One of my favorite free-market economists, CNBC’s Larry Kudlow, writes that it was a “terrible idea” for SEC Chairman Chris Cox to ban short selling in an effort to keep the stock market from sinking even lower.
Short selling, or trading stocks in such a manner that you are effectively betting that the share price will decline, provides a balance to traders who (all too often) put too much faith in corporations’ own friendly reporters and media releases. In Kudlow’s words, short sellers “keep the market honest,” preventing stock prices from inflating past their realistic worth.
In a broader sense, even a relative economic dilettante like myself knows that banning short selling, even for a little while, is an improper government intrusion onto the market and a general betrayal of free-market principles. Once, back when Chairman Cox was Congressman Cox, he was a staunch defender of those principles, a solid Friedmanite. It’s becoming apparent why John McCain was thundering for Cox’s ouster yesterday.
Click the link above and read Kudlow’s post, including his assessment of what Cox should have done. An UPDATE addressing a bigger question not addressed above follows below the break.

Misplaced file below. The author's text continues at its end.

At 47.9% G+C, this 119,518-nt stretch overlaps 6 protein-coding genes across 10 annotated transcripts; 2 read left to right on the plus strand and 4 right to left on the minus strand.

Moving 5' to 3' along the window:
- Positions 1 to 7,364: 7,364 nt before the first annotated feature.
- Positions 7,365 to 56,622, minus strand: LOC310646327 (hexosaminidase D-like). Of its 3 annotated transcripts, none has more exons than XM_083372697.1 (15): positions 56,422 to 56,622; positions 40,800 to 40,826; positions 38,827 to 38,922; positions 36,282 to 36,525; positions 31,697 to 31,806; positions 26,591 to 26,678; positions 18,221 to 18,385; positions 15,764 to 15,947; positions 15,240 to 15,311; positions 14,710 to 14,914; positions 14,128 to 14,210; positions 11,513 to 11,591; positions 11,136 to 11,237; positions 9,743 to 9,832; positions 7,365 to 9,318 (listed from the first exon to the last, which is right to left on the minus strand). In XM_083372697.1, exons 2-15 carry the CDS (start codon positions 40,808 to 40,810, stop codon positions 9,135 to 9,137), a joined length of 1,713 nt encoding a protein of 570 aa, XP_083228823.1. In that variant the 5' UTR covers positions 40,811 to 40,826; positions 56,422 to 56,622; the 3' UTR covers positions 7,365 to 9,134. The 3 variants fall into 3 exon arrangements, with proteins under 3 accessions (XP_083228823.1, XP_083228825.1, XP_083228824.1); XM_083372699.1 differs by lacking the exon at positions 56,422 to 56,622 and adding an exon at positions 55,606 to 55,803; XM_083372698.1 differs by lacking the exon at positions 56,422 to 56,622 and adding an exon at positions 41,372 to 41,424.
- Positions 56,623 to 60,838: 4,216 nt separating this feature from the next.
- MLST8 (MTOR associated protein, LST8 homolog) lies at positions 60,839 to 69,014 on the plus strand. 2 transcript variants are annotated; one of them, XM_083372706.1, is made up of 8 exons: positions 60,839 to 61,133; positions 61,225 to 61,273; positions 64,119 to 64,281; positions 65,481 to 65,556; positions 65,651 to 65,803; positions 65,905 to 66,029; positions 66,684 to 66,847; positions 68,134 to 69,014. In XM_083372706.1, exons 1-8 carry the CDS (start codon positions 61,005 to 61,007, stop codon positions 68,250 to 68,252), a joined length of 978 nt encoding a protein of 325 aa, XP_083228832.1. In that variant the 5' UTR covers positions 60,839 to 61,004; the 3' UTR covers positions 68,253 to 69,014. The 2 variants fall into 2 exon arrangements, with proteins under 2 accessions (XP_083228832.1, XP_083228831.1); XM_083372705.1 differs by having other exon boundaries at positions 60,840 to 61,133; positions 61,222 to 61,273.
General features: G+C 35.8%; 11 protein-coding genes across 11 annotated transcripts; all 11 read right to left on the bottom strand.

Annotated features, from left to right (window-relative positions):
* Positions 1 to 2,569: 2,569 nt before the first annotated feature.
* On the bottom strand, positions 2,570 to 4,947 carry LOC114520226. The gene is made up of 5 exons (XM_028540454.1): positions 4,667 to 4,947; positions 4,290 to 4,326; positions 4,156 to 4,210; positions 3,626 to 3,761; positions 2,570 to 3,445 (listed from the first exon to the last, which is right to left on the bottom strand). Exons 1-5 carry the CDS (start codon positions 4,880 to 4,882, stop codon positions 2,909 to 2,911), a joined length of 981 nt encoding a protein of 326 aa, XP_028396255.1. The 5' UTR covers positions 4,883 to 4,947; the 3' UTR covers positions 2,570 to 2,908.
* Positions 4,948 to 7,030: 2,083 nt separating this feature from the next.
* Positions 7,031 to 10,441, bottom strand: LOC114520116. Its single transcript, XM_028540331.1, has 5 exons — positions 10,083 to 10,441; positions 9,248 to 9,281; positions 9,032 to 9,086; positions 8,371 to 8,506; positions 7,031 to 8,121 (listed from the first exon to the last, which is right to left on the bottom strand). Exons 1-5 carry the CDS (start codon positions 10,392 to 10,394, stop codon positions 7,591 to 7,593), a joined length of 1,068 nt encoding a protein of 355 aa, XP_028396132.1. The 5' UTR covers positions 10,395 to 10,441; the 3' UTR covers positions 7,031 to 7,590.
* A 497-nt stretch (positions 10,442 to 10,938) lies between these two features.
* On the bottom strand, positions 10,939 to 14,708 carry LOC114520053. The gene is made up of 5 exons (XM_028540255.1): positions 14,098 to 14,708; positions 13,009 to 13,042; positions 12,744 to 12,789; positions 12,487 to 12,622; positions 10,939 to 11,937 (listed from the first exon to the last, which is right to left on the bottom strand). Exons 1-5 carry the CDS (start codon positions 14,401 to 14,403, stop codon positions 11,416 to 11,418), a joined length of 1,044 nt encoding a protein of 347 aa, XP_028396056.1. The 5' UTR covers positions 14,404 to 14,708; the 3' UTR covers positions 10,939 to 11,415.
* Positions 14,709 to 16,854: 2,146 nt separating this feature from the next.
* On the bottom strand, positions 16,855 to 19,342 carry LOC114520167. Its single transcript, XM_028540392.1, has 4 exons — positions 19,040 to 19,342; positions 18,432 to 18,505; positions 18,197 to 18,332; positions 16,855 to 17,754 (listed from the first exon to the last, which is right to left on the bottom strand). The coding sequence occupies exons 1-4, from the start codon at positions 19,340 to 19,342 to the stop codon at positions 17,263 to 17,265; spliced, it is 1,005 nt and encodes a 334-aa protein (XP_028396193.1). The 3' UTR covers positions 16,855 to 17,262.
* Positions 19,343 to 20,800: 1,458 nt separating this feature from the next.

UPDATE: A couple of readers (yes, miraculously, I do have them) have pointed out the elephant in the room: what do I think of the series of proposed corporate bailouts of the past week? My answer is the reason I haven’t said much about them yet: I’m not quite sure.
The small-government free-marketeer in me is very uncomfortable with keeping failing companies afloat with public money. Failing companies, ideally, should be allowed to fail and make room for their prospering competitors; that’s the essence of free enterprise. Companies described as so large that they’d bring much of the economy down with them if they failed — in the vernacular of the day, “too big to fail” — are, by definition, simply too big, period. We’ve broken up companies before when they got too big, and that is a last-ditch but legitimate function of government. Leaving an economy dependent on a handful of enormous companies is not how a free market works; it’s how a free market collapses.
On the other hand, now that these “too big to fail” companies are already tanking, breaking them up is not really an option anymore (unless you want a huge pile of smaller, failing companies). The “tough love” approach described above is principled and decisive in theory, but at this late date it doesn’t sound like a luxury we can afford. Propping these companies up until they get back on their feet is really the only option left, or we’re looking at another Great Depression — another giant market crash/credit crunch/bank failure which was not followed up by a series of bailouts.